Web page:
Discipline,  Organization,  Perils of a Mom Writer

What Keeps Us From Delegating?

Delegating Responsibility To Find More Time To Write, Part 4

Throughout the month of February, we’ve featured posts on how to train your family to help you with household responsibilities. You can read the first three installments, here, here, and here

All of this series of posts was a selection from my book: When The Timer Dings: Organizing Your Life To Make The Most of 10 Minute Increments. Click here to order.

As great as all this advice is in theory, it’s much harder to actually practice. 

What Keeps Us From Delegating? 

1. Lack of communication. We’d like it if our children could read our minds and just know that dirty socks don’t belong on the floor. But they can’t. It’s up to us to communicate to them what we want to be done, how we want it done, and how quickly it should be done.

Good communication requires getting their full attention. Instead of yelling up the stairs that I want them to come down and get their socks, I call them personally,”Corbin? I need you. Come here.” I’m not going to tolerate him yelling back,”What do you want?” He has to come to me and that way I have his attention.”Are those your socks? Put them where they belong. Right now, please.”

Good communication keeps things simple. I fully believe that it is counter-productive to give him a lecture right there about his messy habits. Although, I’ve been known to say,”Find a home for this item in the next sixty seconds or I’m throwing it in the trash.” That works too.

Good communication keeps things pleasant. I am my children’s first boss. I want all of them to like contributing to the household. So, most of the time, I’m purposeful in my tone of voice. I need to refrain from berating them, snapping at them, and making obedience to be a negative experience.

I should also set a good example by staying respectful of their time, saying”please,” and”thank you.” I can’t expect them to do anything unless I model it first.

2. We may believe childhood is for playing. I’d like to argue that children must learn responsibility while they are at home. If they accept employment as young people, we want them to be the kind of worker that is thorough, respectful, and capable. With reasonable requirements, you can teach your child responsibility and still allow them plenty of time to pursue their own interests.

4. We don’t want to appear to be needy or incapable. It is rather humbling to admit that you can’t do it all. By asking for help you are not pointing to your weakness; rather, you’re inviting others around you to work beside you. It is far better to be humble, ask for help, forget your fear of looking bad, and accomplish more in the long run.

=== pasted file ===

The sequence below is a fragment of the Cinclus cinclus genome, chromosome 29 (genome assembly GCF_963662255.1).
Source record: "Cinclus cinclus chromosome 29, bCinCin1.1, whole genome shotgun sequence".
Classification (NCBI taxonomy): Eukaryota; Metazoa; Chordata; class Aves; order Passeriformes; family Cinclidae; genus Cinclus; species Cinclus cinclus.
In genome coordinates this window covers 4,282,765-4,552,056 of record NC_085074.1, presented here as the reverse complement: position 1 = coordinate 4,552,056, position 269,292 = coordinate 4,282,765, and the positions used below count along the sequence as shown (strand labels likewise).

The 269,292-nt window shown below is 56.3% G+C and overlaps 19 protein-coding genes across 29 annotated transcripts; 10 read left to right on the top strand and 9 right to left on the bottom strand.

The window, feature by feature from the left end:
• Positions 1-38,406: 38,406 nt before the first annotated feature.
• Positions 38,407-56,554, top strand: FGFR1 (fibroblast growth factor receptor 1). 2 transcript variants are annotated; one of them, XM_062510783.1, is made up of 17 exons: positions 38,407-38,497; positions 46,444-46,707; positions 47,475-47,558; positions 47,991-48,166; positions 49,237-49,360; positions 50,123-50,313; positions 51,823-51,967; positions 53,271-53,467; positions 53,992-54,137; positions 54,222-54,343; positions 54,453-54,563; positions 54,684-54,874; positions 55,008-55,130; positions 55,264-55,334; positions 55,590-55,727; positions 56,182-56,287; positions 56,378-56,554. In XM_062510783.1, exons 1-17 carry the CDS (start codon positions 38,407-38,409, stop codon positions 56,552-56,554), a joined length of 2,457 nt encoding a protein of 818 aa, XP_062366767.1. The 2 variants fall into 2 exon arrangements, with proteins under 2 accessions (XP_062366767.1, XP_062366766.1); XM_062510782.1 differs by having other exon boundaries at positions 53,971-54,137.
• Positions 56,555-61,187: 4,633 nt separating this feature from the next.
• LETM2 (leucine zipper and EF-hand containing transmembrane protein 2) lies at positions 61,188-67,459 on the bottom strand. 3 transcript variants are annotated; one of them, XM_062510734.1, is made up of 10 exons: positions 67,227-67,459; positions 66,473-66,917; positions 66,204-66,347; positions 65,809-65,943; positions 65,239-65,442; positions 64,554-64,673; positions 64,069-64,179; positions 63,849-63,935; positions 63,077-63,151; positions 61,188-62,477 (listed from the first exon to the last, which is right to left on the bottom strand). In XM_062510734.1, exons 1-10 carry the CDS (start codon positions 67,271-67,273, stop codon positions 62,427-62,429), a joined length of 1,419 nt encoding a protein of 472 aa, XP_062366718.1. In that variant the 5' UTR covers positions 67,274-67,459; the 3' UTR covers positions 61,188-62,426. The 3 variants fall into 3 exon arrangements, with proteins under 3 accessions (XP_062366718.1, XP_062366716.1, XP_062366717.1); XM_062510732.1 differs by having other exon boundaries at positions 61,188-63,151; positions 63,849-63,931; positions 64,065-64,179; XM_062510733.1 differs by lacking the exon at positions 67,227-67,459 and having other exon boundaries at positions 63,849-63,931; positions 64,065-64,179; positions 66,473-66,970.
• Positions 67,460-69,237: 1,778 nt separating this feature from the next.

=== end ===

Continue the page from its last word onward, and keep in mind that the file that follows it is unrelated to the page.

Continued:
5. We don’t expect to be heard. It could be that you have tried in the past to communicate your needs to your family members and found them unable or unwilling to help. People, unfortunately, are complicated and their behaviors and responses can’t be predicted in a book. If you can’t effectively communicate definitions and a workable plan with the adults in your home, consider getting help. It could be that your issues should be only addressed with the help of a family therapist, pastor, counselor or educator.

Why get them involved at all?

We may also think that doing it ourselves is the only guaranteed way to have something done right. It is always easier to do something yourself than to delegate a chore to a child. But short-term fixes are long-term regrets. I encourage you to take every opportunity to teach your child to do reasonable chores.

 A team around you will not only help you accomplish your dreams and save time but also build up a family culture that is supportive of each family member. 

This team can reinforce your foundational vision, making it all the stronger. By delegating, all of your life can be improved. 

Katharine Grubb is an author, poet, homeschooling mother, camping enthusiast, bread-baker, and believer in working in small increments of time. She leads 10 Minute Novelists, an international Facebook group of time-crunched writers. She lives with her family in Massachusetts.

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